Vauxhall Victor 152 FLV 1959Vauxhall Victor 152 FLV 1959

The History Of Benfleet Hall Sutton Surrey

January 30, 2022  •  Leave a Comment

Benfleet Hall was a large house in Sutton built in the 1860s by local builder Mr E Rabbits. The house was set in extensive grounds in Benhill Wood. In 1890 William Appleton, a tea merchant, became one in a succession of rich and influential residents to own the hall. He lived there with his wife Charlotte and third son Herbert who was an eminent architect of the time. Amongst Herbert's designs in Sutton were the Baptist Church in Hill Road, Sutton Public Offices and Sutton County School.

Benfleet Hall SuttonBenfleet Hall Sutton

Benfleet Hall Before The First World War

Sutton 1913 Map Benhill Wood Road AreaSutton 1913 Map Benhill Wood Road Area

Map Of Benfleet Hall And Surrounding Area 1913

To assist with the many wounded servicemen returned to England during the First World War, large houses such as Benfleet Hall were converted to hospitals. This hospital was opened on the 11th June 1915 by the Lord Lieutenant of Surrey at the time and local resident Sir Ralph Forster, with sixty beds, for use as a Red Cross Hospital, under the care of Dr Hooper. The hospital was entirely funded by donations from local people, who gave money so generously they were soon able to accommodate seventy two patients. When it opened 80 members of The Voluntary Aid Detachment assembled, eager for the work that lay ahead of them. The hospital was run by two matrons and a small team of trained nurses but a large number of Sutton girls, gave their services as voluntary aid nurses for the duration of the war.

Benfleet Hall War Hospital SuttonBenfleet Hall War Hospital Sutton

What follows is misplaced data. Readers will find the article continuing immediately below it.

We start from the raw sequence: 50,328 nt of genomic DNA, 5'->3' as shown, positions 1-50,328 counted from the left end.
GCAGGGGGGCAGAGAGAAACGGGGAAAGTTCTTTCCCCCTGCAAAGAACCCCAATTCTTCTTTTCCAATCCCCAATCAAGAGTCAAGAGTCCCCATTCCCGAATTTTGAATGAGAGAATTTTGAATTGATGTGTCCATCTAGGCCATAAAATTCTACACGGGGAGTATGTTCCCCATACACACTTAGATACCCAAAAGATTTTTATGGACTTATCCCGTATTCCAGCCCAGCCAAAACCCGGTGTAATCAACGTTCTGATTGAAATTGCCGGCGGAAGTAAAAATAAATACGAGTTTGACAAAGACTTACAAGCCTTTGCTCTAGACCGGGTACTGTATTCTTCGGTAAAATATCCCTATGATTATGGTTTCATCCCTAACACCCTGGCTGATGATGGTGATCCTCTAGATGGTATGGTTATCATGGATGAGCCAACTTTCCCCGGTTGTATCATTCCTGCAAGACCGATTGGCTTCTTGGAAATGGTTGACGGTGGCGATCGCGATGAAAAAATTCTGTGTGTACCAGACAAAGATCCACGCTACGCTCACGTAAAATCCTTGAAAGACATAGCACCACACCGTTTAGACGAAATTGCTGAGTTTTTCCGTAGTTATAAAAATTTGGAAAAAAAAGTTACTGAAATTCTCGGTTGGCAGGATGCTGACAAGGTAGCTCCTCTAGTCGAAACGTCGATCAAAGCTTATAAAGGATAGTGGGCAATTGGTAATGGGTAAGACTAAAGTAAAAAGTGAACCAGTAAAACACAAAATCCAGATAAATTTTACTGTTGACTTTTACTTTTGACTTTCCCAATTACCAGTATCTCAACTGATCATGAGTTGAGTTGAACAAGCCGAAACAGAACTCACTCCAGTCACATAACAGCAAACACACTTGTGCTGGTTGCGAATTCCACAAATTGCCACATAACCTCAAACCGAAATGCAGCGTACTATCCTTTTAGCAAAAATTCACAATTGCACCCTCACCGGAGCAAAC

Benfleet Hall War Hospital

Benfleet Hall Sutton 1918Benfleet Hall Sutton 1918 Soldiers And Staff Benfleet Hall War Hospital

The servicemen convalesced in Benfleet Hall's comfortable surroundings, in summer enjoying the extensive grounds by relaxing in deckchairs or playing croquet and bowls. The less physically fit spent time playing games such as draughts, chess or dominoes. 

Kitchener Ward Benfleet Hall War Hospital SuttonKitchener Ward Benfleet Hall War Hospital Sutton

Kitchener Ward Benfleet Hall War Hospital

After the war Miss H Gifford rented the house and it became The Marie Souvester School For Girls. Sadly by the mid 1930s this lovely old house was demolished and the many houses between Benhill Wood Road and Benhill Road, including those in Benfleet Close, stand on the site today.


Searching The 1921 Census Online

January 07, 2022  •  Leave a Comment

Yesterday, family historians had access to the eagerly awaited 1921 census online. It is 100 years since the census was taken, and has taken three years to carefully transcribe and digitalise. The census, which covers England and Wales, was taken on the 19th June 1921, having been delayed for two months due to industrial unrest. It includes the details of 38 million people from over 8.5 million households as well as public and private institutions. This census not only asked individuals about their age, birthplace, occupation and residence (including the names of other household members and the number of rooms), but for the first time their place of work, employer details, and 'divorced' as an option for marital status. Searches can be done by individual name or by address. I searched my house and it felt so exciting to see the names of all the family who lived there. Did they plant the old cherry tree at the end of our garden we enjoy every year and was it Bessie who lost the old silver necklace I dug up in the garden? It somehow gives us a connection with the past.